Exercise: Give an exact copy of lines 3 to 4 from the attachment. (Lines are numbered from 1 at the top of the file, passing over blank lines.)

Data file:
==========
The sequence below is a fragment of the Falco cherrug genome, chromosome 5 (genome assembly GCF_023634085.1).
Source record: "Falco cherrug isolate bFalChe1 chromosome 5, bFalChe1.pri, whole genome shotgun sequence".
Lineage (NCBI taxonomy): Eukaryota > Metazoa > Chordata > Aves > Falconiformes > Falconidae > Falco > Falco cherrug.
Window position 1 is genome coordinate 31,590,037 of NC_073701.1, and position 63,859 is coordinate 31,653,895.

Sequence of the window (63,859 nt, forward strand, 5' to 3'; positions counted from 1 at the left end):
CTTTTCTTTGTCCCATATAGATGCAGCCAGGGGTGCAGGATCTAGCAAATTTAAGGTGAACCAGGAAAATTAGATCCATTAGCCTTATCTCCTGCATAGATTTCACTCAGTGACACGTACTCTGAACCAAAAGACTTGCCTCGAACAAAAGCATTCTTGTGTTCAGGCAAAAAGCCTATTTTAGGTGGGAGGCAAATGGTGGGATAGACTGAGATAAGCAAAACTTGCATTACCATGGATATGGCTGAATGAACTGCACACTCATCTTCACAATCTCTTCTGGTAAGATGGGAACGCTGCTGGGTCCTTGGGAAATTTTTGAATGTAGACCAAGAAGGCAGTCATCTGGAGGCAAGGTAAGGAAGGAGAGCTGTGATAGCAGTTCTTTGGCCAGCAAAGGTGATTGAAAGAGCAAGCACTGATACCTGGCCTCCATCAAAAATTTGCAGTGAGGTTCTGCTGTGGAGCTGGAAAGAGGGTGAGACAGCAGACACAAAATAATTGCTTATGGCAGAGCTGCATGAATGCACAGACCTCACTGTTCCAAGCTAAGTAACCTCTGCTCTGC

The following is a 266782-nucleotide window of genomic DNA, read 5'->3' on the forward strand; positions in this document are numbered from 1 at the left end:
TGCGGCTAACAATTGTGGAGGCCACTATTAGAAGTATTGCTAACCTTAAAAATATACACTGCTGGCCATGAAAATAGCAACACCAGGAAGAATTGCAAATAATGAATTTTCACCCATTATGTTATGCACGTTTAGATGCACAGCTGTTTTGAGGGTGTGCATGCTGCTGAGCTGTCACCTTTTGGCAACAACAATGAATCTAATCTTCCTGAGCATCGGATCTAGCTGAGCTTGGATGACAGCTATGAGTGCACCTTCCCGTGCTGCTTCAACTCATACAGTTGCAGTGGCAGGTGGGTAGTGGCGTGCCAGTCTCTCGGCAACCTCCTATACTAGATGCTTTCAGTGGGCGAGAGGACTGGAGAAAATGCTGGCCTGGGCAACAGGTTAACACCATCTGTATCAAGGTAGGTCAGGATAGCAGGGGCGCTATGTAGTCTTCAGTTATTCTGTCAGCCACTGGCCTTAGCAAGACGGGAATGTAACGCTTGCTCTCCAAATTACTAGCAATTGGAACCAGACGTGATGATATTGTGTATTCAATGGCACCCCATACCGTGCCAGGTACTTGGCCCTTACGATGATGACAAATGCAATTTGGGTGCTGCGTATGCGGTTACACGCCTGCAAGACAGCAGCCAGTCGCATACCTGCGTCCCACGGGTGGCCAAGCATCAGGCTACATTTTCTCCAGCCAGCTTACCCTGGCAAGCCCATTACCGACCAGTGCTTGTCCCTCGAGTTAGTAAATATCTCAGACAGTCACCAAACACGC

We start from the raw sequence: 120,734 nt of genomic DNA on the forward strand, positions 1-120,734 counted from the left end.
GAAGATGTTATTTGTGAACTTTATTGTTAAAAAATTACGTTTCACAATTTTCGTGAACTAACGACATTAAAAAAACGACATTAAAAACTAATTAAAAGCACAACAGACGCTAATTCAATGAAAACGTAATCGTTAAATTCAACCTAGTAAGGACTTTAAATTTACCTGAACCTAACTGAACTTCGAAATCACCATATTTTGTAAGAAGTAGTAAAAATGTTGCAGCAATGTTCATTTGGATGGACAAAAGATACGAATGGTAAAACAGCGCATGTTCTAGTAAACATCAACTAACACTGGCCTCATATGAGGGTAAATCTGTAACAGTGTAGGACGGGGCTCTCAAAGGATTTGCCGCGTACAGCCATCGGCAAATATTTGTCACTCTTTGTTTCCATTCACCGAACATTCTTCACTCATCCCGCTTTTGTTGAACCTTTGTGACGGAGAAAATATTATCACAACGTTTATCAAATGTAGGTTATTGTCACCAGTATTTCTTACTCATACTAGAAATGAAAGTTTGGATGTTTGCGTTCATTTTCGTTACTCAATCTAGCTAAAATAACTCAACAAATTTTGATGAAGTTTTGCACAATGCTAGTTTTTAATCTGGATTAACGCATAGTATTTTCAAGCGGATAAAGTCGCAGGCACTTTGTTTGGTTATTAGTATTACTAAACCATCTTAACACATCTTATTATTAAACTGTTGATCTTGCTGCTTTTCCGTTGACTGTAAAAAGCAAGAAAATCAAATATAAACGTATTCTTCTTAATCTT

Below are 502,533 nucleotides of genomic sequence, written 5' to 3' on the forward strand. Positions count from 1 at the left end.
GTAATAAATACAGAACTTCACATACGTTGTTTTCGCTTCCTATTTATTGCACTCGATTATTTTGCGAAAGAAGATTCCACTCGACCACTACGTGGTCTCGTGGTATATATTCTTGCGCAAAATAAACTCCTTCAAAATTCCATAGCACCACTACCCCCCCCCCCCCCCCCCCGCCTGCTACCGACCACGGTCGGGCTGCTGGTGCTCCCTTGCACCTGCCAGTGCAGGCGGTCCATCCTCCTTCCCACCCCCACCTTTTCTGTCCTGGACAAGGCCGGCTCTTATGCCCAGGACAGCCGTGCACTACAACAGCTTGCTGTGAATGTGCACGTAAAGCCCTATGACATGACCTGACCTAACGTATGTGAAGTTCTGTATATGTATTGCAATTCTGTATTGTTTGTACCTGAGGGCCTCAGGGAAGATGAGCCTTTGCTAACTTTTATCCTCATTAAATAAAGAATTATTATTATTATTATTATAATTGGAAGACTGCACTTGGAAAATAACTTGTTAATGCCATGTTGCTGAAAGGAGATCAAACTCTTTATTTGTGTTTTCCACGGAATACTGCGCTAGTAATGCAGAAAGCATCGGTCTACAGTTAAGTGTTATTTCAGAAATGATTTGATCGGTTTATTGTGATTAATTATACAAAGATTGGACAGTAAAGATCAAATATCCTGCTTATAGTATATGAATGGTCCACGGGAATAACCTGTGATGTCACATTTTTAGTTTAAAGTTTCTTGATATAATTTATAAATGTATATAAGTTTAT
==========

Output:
Lineage (NCBI taxonomy): Eukaryota > Metazoa > Chordata > Aves > Falconiformes > Falconidae > Falco > Falco cherrug.
Window position 1 is genome coordinate 31,590,037 of NC_073701.1, and position 63,859 is coordinate 31,653,895.